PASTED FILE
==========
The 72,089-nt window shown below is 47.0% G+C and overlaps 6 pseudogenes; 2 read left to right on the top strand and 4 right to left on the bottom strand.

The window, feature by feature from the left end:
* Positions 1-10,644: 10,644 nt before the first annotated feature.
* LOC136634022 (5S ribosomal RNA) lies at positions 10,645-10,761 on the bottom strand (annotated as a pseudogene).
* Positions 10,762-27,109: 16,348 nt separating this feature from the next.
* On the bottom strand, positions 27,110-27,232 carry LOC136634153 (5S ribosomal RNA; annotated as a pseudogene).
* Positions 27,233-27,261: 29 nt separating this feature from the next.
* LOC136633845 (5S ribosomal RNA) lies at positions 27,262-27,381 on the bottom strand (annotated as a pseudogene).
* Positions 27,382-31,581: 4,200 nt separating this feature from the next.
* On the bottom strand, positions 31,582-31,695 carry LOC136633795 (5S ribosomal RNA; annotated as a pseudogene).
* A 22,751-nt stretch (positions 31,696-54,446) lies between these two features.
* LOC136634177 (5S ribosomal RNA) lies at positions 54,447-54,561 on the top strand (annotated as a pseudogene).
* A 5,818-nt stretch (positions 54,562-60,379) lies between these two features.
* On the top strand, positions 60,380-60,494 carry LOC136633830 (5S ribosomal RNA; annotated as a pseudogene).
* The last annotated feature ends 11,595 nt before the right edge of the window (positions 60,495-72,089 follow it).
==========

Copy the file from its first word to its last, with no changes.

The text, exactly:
The 72,089-nt window shown below is 47.0% G+C and overlaps 6 pseudogenes; 2 read left to right on the top strand and 4 right to left on the bottom strand.

The window, feature by feature from the left end:
* Positions 1-10,644: 10,644 nt before the first annotated feature.
* LOC136634022 (5S ribosomal RNA) lies at positions 10,645-10,761 on the bottom strand (annotated as a pseudogene).
* Positions 10,762-27,109: 16,348 nt separating this feature from the next.
* On the bottom strand, positions 27,110-27,232 carry LOC136634153 (5S ribosomal RNA; annotated as a pseudogene).
* Positions 27,233-27,261: 29 nt separating this feature from the next.
* LOC136633845 (5S ribosomal RNA) lies at positions 27,262-27,381 on the bottom strand (annotated as a pseudogene).
* Positions 27,382-31,581: 4,200 nt separating this feature from the next.
* On the bottom strand, positions 31,582-31,695 carry LOC136633795 (5S ribosomal RNA; annotated as a pseudogene).
* A 22,751-nt stretch (positions 31,696-54,446) lies between these two features.
* LOC136634177 (5S ribosomal RNA) lies at positions 54,447-54,561 on the top strand (annotated as a pseudogene).
* A 5,818-nt stretch (positions 54,562-60,379) lies between these two features.
* On the top strand, positions 60,380-60,494 carry LOC136633830 (5S ribosomal RNA; annotated as a pseudogene).
* The last annotated feature ends 11,595 nt before the right edge of the window (positions 60,495-72,089 follow it).